Adam: A New Year

Jan 09

Adam: A New Year

The year of 2010 has come and gone. It was Bethany and my first year of married life together. Most people spend this time getting to know one another in their new house or apartment, unpacking the seven toasters they received at their wedding, realizing that roommates who you sleep in the same bed with can be a new experience. However, we spent our first year in South Korea, in a tiny studio-flat, realizing that we were no longer in the comfortable, wide-open spaces of Arkansas.

We have a few weeks left in our contracts, until we take about one month off of work, move to another new apartment, take a trip to Iceland with Bethany’s parents, and start at a new branch of my school together.

For the past 6 or 7 years, I’ve always written a kind of “year-in-review” blog post. This one won’t have the teenage “coming-of-age” realizations that the others had. I’ll turn 27 in less than four months and I’m finally realizing the ways of becoming an adult. I almost hate uttering those words, knowing that my parents, and more to an extent their parents, would roll their eyes reading those words. My generation grows up at a much slower pace. Out of all the negative I relay home about Korea, Korea has taught me to grow up.

We took a trip home for Christmas to see our friends and family. It was the year that Christmas somewhat “died” to me. The magic was merely a glimmer and not a shining light. The time of catching up, sharing stories, and relaxing with friends and family finally turned into an obligation. Even if it wasn’t for our situation of only being home for a few days, I think Christmas would still have felt like somewhat of a chore.

Every get together we went to, I was reminded of the time we live in today. Everyone had to be somewhere else other than the place they were currently at. We were in the same boat. We had become the Danny Tanner of itineraries. In my mind, I was constantly thinking of who all else we needed to see, what all else needed to be bought. The moments to soak up our “vacation” were few and far between.

I spoke to my grandparents for a total of maybe 20 minutes; my brothers maybe an hour. There was no family kumbaya around the Christmas Tree. We got a little taste of it in Mountain View (which seems to be the only place in my life where I’m still able to get this), but it was cut short due to other obligations.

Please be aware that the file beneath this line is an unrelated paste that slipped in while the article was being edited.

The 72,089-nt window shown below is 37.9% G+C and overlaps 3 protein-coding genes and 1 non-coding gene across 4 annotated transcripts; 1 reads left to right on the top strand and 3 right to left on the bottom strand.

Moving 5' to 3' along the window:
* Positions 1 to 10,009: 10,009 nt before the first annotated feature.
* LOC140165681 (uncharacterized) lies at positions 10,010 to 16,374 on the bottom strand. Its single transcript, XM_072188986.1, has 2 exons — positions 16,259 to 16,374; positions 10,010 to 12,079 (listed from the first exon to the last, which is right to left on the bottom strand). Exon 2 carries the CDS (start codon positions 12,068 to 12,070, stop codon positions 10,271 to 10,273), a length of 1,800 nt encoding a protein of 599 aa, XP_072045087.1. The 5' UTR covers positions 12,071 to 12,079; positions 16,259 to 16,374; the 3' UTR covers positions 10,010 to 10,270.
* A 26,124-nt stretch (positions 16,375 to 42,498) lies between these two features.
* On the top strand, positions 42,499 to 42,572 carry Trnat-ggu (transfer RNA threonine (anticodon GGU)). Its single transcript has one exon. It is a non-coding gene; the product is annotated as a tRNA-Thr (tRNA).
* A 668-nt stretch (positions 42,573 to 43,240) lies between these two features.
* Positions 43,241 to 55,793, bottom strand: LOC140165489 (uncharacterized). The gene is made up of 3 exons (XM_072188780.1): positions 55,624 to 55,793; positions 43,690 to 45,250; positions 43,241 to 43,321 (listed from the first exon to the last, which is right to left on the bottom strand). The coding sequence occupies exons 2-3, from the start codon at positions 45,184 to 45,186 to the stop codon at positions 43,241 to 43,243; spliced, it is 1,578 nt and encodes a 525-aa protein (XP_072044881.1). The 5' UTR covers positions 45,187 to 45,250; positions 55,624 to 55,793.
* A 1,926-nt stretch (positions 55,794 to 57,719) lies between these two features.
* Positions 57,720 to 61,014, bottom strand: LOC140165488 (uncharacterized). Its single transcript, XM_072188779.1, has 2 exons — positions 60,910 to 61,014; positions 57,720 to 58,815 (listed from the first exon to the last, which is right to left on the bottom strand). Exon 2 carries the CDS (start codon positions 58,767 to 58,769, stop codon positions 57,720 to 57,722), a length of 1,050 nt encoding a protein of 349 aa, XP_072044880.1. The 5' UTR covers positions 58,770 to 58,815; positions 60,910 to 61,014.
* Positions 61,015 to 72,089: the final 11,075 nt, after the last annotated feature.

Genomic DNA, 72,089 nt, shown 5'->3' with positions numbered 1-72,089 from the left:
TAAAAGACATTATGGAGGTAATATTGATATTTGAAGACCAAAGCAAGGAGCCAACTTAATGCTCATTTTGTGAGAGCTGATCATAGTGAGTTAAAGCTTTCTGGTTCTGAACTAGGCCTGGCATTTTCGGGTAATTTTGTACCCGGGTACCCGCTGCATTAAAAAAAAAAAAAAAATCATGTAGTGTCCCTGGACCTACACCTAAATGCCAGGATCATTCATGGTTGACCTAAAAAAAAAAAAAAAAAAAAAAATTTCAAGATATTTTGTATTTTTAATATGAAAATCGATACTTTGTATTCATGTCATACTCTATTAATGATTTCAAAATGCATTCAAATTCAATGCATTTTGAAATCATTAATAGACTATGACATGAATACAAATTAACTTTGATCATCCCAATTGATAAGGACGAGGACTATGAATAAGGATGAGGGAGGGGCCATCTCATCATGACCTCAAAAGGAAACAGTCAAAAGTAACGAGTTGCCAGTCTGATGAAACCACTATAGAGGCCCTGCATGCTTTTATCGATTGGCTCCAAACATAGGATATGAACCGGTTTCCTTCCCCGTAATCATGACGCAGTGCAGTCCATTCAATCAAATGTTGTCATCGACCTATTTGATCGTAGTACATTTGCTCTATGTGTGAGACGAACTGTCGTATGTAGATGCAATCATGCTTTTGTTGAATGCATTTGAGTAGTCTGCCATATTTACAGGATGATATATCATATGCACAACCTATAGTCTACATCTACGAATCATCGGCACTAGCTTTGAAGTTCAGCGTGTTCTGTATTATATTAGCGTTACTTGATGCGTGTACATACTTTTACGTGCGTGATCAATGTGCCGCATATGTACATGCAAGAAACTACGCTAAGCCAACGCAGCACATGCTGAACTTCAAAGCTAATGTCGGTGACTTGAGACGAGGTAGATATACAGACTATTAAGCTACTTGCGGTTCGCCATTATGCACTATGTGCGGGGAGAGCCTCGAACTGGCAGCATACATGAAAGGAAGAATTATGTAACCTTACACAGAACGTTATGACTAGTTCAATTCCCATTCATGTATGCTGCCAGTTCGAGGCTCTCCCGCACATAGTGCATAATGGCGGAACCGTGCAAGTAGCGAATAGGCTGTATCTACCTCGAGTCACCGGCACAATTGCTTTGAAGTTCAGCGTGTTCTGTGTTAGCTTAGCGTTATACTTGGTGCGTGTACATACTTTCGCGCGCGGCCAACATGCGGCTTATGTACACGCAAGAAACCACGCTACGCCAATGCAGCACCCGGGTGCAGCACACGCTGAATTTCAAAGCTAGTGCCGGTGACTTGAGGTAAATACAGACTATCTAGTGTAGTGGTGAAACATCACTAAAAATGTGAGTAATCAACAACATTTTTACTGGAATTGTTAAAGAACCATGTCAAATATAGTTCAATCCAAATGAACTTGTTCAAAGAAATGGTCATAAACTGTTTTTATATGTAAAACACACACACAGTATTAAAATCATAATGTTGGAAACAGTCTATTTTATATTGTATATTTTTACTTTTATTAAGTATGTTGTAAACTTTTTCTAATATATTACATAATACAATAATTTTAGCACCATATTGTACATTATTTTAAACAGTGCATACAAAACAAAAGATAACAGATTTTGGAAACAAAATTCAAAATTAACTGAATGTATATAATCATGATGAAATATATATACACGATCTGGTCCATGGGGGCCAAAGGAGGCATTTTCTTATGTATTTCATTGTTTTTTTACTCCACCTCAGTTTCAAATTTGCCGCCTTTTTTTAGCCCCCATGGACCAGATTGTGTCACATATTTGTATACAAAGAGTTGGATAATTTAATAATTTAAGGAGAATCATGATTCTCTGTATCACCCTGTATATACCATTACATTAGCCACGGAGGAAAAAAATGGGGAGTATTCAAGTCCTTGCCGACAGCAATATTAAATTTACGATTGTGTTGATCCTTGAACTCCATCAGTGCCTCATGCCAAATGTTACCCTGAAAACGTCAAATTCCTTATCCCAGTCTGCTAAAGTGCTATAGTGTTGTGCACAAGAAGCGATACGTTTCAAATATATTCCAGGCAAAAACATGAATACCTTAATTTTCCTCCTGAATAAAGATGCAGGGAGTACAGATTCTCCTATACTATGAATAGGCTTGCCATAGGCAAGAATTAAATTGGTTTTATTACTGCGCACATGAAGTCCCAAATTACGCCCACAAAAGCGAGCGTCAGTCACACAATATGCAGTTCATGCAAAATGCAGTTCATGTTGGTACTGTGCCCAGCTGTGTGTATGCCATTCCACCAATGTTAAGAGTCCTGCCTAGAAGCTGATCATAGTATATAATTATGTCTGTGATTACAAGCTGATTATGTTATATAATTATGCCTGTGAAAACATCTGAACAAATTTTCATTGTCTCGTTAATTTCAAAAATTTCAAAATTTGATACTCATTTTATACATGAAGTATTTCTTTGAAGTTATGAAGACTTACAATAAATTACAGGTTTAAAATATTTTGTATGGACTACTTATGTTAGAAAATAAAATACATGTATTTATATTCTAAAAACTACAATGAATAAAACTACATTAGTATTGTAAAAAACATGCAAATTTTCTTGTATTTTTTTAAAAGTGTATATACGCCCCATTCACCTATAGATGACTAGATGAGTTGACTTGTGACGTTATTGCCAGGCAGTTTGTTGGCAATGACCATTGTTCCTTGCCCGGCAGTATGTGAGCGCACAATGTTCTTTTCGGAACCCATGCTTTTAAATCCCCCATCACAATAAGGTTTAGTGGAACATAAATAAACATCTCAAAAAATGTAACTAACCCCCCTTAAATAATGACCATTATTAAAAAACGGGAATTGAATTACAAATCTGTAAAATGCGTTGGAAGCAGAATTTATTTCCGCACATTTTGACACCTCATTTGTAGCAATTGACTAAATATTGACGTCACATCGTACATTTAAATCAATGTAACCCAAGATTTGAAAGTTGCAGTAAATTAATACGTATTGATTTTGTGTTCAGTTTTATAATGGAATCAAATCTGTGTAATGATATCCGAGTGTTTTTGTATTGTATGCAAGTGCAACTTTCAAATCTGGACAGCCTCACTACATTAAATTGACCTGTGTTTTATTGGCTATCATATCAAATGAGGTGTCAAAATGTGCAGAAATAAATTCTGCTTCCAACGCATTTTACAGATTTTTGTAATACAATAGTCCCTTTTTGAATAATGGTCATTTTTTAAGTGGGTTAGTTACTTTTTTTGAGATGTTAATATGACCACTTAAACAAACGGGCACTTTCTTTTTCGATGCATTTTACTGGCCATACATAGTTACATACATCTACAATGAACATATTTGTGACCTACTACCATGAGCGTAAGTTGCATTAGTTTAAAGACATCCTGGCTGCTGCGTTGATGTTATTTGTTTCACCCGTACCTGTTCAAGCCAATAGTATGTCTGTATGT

We saw as many friends as we could in the smallest window possible, leaving us both exhausted to the point of wanting to get back to Korea; to get back to our normalcy. If we had a choice, we would prefer to take our friends with us, but getting to see everyone reminded me of seeing a movie sneak preview that won’t be released for several years in the future.

In the year we’ve been in Korea, we’ve gotten to do some amazing things like live in a completely different culture, see a part of the world we never would have otherwise, make a few friends, and make a little money. But, as I said earlier, the best part of Korea was the growing up aspect. We’ve had several moments when Bethany and I both thought, or even spoke the words, “I want my mom.” We became each other’s moms….and dads. All we had was each other. Our parents were on the other side of the world, unable to help us other than a care package with our favorite candy or a stick of deodorant. Korea is helping us grow up together…

When we were back in the States, everyone asked us about Korea. About 99% of my comments were negative. I wanted to just write a sheet of paper of bulleted notes on the things I hated about Korea. I became a broken record. It was hard to come up with positives when we were back home. Too many little things become annoyances over here that tend to always overshadow the bigger picture we’re a part of.

Writing this retrospective of 2010 is hard without rehashing the negatives I feel about Korea. But it’s a new year. Even though I spoke several obscenities under my breath going to the store on a Sunday afternoon today, I’m going to try to think more positive about our situation of being over here. You are what you make of it.

We’re not in America with our friends and families. We’re in Korea. Time to accept it.

…And embrace it.

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We got to see a lot of our friends the last 2 days we were home. Here are some pictures of the people that make Arkansas always worth coming back to. (more to come later…..I promise)

"most" of The Crew

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